Story By: Cross Examiner
An exciting local archaeological project recently undertaken by the Ring of Gullion Landscape Partnership, in conjunction with Queen’s University Belfast’s Centre for Archaeological Fieldwork (CAF), is set to feature on BBC One’s Homeground programme with Jo Scott this evening (Mon 23rd May).
The archaeological excavation at the site of a lost hillfort at Cornahove near Lough Ross took place over the last fortnight and a number of community groups, schools, heritage groups and sports groups have all been involved in digging into the past.
A host of local primary school children from schools across the area joined the professional archaeologists in uncovering secrets that have remained a mystery for thousands of years.
Speaking to The Examiner about the innovative project, Landscape Partnership Manager, Darren Rice said the dig had captured the minds of all the young people involved.
“Thirteen schools have been involved in the dig, with each school given the chance to do some actual digging at the site as well as learn how to measure and record any artefacts found,” explained Darren.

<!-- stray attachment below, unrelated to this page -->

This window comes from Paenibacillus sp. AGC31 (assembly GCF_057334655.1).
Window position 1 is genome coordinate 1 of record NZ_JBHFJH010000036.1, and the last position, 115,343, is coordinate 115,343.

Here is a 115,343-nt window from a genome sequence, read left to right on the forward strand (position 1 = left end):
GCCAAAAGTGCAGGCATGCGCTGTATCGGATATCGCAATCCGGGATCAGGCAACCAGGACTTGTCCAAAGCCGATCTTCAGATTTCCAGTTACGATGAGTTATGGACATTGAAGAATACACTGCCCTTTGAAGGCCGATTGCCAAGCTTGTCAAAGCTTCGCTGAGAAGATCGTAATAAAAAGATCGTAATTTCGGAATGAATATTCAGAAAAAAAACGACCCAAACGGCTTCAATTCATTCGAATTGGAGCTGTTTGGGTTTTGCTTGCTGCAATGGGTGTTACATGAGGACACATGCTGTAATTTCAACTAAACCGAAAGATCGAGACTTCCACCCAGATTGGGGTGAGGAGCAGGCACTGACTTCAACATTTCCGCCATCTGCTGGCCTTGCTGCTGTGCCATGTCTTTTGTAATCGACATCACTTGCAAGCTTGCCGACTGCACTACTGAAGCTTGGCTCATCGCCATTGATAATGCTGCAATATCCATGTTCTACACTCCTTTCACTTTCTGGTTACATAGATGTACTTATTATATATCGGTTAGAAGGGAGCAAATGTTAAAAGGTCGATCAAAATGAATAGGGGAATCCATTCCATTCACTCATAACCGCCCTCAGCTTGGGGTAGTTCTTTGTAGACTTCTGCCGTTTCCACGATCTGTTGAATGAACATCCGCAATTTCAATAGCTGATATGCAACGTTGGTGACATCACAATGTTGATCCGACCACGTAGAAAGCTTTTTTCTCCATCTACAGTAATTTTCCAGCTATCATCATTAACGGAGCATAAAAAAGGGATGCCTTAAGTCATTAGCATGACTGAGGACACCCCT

“Each school had an hour and a half on site. The Lead Archaeologist gave them a tour of the site, explaining what ringforts were, the surrounding landscape and why ringforts came to be there. The classes were split into two, with half taken along to a trench where they were able to dig for artefacts and half taken into the classroom and shown all the artefacts which were found and how to measure and record them. The groups were swapped after half an hour to allow everyone to take part in the entire experience of an archaeological dig.
According to Darren “the kids loved it.
“They were all very enthusiastic and the group from Mullaghbawn Primary School who were filmed on Wednesday were brilliant – very excited.”
The archaeological dig has turned up lots of interesting pieces, including several pieces of quartz, some 19th century pottery and, perhaps most interesting – lazybeds for potatoes in the fort itself which are estimated to be around 350 to 400 years old.
“The side of the site has also been excavated so the archaeologists know what type of fort it is, what classification it is, which is very exciting to find out as well,” added Darren.
“It has been a great project for kids to be involved in – where they’re actively engaged in uncovering pieces of history. One parent in particular told us her 11 year old boy, who was previously not interested in anything, has talked about nothing else since taking part!”
The fantastic local archaeological project will feature on BBC One Homeground with Jo Scott this evening (Monday 23rd May) at 7.30pm, ahead of a special Results Night which is set to take place on Tuesday 24th May from 7pm to 8.30pm. People are very welcome to come along on Tuesday night to the Cornahove site on results nite, where all the artefacts found will be proudly displayed